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The current pass mark for points-tested skilled migrants who plan to come to Australia to work will be reduced by five points from July 1 – the same date the new SkillSelect register comes into effect. An announcement made today (June 15) by the Department of Immigration and Citizenship (DIAC) has revealed that the pass mark will be lowered from 65 points to 60 in an effort to attract “a broader range of people with the skills and attributes needed in Australia”.

This is an important change for migration agents to be aware of, as it is the latest in a series of reforms to Australia’s migration system that have been undertaken by the federal government since 2008.

According to a spokesperson for the DIAC, the change will ensure Australia’s skilled migration program is “responsive and demand-driven”.

“The cornerstone of this migration reform package will be the introduction of SkillSelect from July 1.”

Under the new SkillSelect scheme, any skilled migrants who do not have an employer sponsor but wish to live and work in Australia will need to complete an Expression of Interest (EOI) online.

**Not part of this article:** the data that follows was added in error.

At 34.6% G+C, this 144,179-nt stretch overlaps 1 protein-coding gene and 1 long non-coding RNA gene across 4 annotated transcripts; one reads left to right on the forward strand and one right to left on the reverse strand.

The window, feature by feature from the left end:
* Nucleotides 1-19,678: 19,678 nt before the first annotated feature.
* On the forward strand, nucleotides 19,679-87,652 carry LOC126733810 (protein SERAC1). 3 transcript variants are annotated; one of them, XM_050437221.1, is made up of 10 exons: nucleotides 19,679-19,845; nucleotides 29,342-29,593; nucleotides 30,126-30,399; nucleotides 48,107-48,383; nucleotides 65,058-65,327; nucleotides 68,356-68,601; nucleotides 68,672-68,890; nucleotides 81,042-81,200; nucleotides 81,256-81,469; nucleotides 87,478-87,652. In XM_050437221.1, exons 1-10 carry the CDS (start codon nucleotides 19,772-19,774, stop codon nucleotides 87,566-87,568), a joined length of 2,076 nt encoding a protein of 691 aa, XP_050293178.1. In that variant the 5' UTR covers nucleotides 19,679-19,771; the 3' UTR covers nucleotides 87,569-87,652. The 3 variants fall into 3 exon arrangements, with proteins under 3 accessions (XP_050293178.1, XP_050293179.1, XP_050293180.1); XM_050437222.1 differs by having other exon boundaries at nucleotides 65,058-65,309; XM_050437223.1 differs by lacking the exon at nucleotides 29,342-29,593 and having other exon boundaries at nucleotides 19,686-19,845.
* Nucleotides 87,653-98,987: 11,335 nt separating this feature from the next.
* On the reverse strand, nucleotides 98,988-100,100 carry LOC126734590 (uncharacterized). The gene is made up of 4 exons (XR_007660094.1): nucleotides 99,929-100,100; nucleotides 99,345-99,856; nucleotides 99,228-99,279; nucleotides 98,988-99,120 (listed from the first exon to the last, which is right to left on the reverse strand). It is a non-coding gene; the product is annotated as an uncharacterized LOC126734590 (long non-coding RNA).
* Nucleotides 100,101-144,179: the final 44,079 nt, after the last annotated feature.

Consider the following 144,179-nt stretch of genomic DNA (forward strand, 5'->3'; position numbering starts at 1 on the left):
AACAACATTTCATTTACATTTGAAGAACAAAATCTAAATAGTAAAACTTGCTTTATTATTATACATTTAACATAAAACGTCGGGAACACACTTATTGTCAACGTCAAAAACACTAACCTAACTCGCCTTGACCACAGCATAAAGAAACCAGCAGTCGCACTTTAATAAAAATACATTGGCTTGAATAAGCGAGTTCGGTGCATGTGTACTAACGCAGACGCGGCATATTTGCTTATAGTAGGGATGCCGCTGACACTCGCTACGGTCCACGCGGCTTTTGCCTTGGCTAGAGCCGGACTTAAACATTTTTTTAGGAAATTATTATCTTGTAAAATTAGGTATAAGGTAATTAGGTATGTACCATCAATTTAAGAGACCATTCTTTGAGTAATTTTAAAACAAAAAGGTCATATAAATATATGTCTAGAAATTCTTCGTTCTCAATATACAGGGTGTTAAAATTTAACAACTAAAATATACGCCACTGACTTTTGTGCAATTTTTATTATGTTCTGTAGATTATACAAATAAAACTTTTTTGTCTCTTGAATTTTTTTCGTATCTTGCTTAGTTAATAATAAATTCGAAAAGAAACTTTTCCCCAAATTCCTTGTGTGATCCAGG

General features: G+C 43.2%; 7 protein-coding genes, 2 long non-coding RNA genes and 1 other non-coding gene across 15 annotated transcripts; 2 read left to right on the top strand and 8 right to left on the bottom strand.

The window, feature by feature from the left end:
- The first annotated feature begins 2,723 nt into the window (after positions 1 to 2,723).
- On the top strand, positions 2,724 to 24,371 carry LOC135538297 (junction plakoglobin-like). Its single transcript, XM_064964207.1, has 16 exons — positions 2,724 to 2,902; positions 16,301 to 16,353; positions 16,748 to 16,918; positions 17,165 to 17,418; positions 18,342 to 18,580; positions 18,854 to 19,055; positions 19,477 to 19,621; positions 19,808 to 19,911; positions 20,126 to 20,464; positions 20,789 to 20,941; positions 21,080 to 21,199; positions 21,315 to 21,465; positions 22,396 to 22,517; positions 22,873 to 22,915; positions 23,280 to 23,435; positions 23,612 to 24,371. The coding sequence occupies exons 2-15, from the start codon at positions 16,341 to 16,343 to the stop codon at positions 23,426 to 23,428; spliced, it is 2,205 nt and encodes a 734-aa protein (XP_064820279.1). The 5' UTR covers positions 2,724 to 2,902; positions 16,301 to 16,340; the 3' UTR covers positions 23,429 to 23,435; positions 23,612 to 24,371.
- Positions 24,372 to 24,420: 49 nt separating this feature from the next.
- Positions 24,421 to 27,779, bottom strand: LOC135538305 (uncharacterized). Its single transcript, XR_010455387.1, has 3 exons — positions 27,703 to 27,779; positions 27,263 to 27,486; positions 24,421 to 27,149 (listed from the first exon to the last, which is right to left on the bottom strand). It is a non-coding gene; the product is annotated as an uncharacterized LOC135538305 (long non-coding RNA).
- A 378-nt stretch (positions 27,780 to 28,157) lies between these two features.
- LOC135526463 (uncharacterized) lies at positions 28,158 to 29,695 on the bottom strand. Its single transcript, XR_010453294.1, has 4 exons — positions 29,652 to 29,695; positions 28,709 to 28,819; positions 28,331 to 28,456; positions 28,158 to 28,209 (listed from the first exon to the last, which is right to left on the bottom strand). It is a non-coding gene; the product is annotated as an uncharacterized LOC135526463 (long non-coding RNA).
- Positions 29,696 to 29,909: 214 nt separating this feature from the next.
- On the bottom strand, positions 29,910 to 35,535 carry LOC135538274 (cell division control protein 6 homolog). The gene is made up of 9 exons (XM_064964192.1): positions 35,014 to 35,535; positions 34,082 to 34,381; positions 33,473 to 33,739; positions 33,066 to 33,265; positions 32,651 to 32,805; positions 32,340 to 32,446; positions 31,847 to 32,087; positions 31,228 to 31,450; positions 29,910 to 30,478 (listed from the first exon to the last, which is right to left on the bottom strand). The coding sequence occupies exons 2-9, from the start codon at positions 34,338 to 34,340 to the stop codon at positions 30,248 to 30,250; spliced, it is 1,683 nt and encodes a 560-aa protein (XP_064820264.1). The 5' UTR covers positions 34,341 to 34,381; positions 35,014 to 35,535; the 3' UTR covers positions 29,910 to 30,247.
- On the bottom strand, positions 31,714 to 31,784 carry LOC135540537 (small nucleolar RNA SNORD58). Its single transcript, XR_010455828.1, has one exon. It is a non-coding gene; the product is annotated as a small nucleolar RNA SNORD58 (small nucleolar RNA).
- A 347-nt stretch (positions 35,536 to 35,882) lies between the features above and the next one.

These migrants will then be assessed on their skills and attributes and will be allocated a score on the points test. Migrant scores can then be ranked against other Expressions of Interest and high-ranking migrants may then be invited to make a skilled visa application.

SkillSelect will also streamline the existing Employer Nomination Scheme, as well as the Regional Sponsored Migration Scheme, into one single migrant selection register, which will allow for a more flexible migration process that better meets Australia’s changing demands, the department asserts.

This differs from the previous system, according to the DIAC, which placed a heavy emphasis on employer-sponsored skilled migration, as well as a bank of individuals making skilled migration applications. The changes to the points-based system are the latest in a number of migration reforms planned for the beginning of the new tax year.

From July 1, 457 visa holders will no longer be eligible to apply for the Living Away from Home Allowance (LAFHA), while other changes include a fast-tracked pathway to permanent residency for temporary sponsored workers already living in Australia.

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